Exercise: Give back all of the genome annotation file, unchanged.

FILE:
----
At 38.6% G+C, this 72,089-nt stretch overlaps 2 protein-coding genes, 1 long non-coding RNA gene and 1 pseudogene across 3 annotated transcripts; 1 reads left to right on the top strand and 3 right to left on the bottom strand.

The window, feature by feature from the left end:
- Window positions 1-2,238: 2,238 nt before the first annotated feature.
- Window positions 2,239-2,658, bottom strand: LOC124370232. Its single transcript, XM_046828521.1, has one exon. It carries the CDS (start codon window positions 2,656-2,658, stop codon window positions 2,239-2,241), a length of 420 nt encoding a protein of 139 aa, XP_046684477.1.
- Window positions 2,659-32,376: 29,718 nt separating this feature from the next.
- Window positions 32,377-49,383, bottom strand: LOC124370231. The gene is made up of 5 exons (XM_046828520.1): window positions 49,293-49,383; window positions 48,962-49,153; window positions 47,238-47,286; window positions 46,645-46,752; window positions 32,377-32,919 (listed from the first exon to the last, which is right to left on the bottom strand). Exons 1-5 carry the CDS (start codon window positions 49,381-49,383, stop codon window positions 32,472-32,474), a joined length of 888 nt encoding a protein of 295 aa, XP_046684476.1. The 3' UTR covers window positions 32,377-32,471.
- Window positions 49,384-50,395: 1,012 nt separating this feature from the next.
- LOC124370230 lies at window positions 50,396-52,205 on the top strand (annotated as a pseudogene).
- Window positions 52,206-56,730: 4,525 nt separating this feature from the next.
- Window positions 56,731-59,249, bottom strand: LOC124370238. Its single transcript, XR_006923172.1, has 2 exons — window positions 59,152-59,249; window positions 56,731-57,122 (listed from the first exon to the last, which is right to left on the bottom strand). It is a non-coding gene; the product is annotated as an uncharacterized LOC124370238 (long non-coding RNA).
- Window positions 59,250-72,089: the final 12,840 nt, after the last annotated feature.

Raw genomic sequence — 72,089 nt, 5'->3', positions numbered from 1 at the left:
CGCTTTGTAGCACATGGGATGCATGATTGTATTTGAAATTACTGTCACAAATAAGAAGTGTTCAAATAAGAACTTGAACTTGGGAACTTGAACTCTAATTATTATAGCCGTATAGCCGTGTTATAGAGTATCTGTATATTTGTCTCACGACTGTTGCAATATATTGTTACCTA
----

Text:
At 38.6% G+C, this 72,089-nt stretch overlaps 2 protein-coding genes, 1 long non-coding RNA gene and 1 pseudogene across 3 annotated transcripts; 1 reads left to right on the top strand and 3 right to left on the bottom strand.

The window, feature by feature from the left end:
- Window positions 1-2,238: 2,238 nt before the first annotated feature.
- Window positions 2,239-2,658, bottom strand: LOC124370232. Its single transcript, XM_046828521.1, has one exon. It carries the CDS (start codon window positions 2,656-2,658, stop codon window positions 2,239-2,241), a length of 420 nt encoding a protein of 139 aa, XP_046684477.1.
- Window positions 2,659-32,376: 29,718 nt separating this feature from the next.
- Window positions 32,377-49,383, bottom strand: LOC124370231. The gene is made up of 5 exons (XM_046828520.1): window positions 49,293-49,383; window positions 48,962-49,153; window positions 47,238-47,286; window positions 46,645-46,752; window positions 32,377-32,919 (listed from the first exon to the last, which is right to left on the bottom strand). Exons 1-5 carry the CDS (start codon window positions 49,381-49,383, stop codon window positions 32,472-32,474), a joined length of 888 nt encoding a protein of 295 aa, XP_046684476.1. The 3' UTR covers window positions 32,377-32,471.
- Window positions 49,384-50,395: 1,012 nt separating this feature from the next.
- LOC124370230 lies at window positions 50,396-52,205 on the top strand (annotated as a pseudogene).
- Window positions 52,206-56,730: 4,525 nt separating this feature from the next.
- Window positions 56,731-59,249, bottom strand: LOC124370238. Its single transcript, XR_006923172.1, has 2 exons — window positions 59,152-59,249; window positions 56,731-57,122 (listed from the first exon to the last, which is right to left on the bottom strand). It is a non-coding gene; the product is annotated as an uncharacterized LOC124370238 (long non-coding RNA).
- Window positions 59,250-72,089: the final 12,840 nt, after the last annotated feature.

Raw genomic sequence — 72,089 nt, 5'->3', positions numbered from 1 at the left:
CGCTTTGTAGCACATGGGATGCATGATTGTATTTGAAATTACTGTCACAAATAAGAAGTGTTCAAATAAGAACTTGAACTTGGGAACTTGAACTCTAATTATTATAGCCGTATAGCCGTGTTATAGAGTATCTGTATATTTGTCTCACGACTGTTGCAATATATTGTTACCTA